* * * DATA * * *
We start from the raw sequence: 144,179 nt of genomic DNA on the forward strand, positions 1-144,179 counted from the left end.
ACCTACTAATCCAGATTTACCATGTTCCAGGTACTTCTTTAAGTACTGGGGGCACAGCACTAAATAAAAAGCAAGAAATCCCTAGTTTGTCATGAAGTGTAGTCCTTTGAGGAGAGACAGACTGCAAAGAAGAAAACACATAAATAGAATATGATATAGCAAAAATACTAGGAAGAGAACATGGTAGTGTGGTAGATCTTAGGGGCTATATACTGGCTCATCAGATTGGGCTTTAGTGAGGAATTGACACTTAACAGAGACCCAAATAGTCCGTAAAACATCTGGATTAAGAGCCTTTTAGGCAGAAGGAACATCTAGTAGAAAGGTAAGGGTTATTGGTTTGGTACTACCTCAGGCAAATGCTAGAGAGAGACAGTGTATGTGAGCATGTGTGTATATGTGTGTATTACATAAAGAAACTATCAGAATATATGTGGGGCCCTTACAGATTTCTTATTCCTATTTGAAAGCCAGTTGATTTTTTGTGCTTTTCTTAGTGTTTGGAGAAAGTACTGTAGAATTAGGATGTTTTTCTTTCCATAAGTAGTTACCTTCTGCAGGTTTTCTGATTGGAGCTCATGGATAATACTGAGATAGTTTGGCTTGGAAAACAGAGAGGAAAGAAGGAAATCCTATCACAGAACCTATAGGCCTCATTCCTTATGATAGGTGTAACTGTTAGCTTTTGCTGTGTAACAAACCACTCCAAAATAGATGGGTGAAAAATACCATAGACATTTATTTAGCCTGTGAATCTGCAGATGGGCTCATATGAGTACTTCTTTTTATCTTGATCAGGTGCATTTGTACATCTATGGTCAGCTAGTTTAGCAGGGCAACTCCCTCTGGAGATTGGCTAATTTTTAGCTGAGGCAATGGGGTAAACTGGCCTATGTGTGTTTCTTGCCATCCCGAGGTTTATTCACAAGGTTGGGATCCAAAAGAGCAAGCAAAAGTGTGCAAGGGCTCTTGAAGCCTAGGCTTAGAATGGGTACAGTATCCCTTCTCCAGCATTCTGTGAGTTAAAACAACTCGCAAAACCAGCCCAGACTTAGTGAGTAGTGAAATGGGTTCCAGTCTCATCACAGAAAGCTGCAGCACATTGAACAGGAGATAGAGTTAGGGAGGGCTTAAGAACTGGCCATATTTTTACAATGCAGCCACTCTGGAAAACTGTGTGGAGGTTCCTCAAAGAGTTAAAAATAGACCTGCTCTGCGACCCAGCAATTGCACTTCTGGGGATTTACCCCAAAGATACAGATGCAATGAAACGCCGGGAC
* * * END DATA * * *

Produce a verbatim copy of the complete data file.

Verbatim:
We start from the raw sequence: 144,179 nt of genomic DNA on the forward strand, positions 1-144,179 counted from the left end.
ACCTACTAATCCAGATTTACCATGTTCCAGGTACTTCTTTAAGTACTGGGGGCACAGCACTAAATAAAAAGCAAGAAATCCCTAGTTTGTCATGAAGTGTAGTCCTTTGAGGAGAGACAGACTGCAAAGAAGAAAACACATAAATAGAATATGATATAGCAAAAATACTAGGAAGAGAACATGGTAGTGTGGTAGATCTTAGGGGCTATATACTGGCTCATCAGATTGGGCTTTAGTGAGGAATTGACACTTAACAGAGACCCAAATAGTCCGTAAAACATCTGGATTAAGAGCCTTTTAGGCAGAAGGAACATCTAGTAGAAAGGTAAGGGTTATTGGTTTGGTACTACCTCAGGCAAATGCTAGAGAGAGACAGTGTATGTGAGCATGTGTGTATATGTGTGTATTACATAAAGAAACTATCAGAATATATGTGGGGCCCTTACAGATTTCTTATTCCTATTTGAAAGCCAGTTGATTTTTTGTGCTTTTCTTAGTGTTTGGAGAAAGTACTGTAGAATTAGGATGTTTTTCTTTCCATAAGTAGTTACCTTCTGCAGGTTTTCTGATTGGAGCTCATGGATAATACTGAGATAGTTTGGCTTGGAAAACAGAGAGGAAAGAAGGAAATCCTATCACAGAACCTATAGGCCTCATTCCTTATGATAGGTGTAACTGTTAGCTTTTGCTGTGTAACAAACCACTCCAAAATAGATGGGTGAAAAATACCATAGACATTTATTTAGCCTGTGAATCTGCAGATGGGCTCATATGAGTACTTCTTTTTATCTTGATCAGGTGCATTTGTACATCTATGGTCAGCTAGTTTAGCAGGGCAACTCCCTCTGGAGATTGGCTAATTTTTAGCTGAGGCAATGGGGTAAACTGGCCTATGTGTGTTTCTTGCCATCCCGAGGTTTATTCACAAGGTTGGGATCCAAAAGAGCAAGCAAAAGTGTGCAAGGGCTCTTGAAGCCTAGGCTTAGAATGGGTACAGTATCCCTTCTCCAGCATTCTGTGAGTTAAAACAACTCGCAAAACCAGCCCAGACTTAGTGAGTAGTGAAATGGGTTCCAGTCTCATCACAGAAAGCTGCAGCACATTGAACAGGAGATAGAGTTAGGGAGGGCTTAAGAACTGGCCATATTTTTACAATGCAGCCACTCTGGAAAACTGTGTGGAGGTTCCTCAAAGAGTTAAAAATAGACCTGCTCTGCGACCCAGCAATTGCACTTCTGGGGATTTACCCCAAAGATACAGATGCAATGAAACGCCGGGAC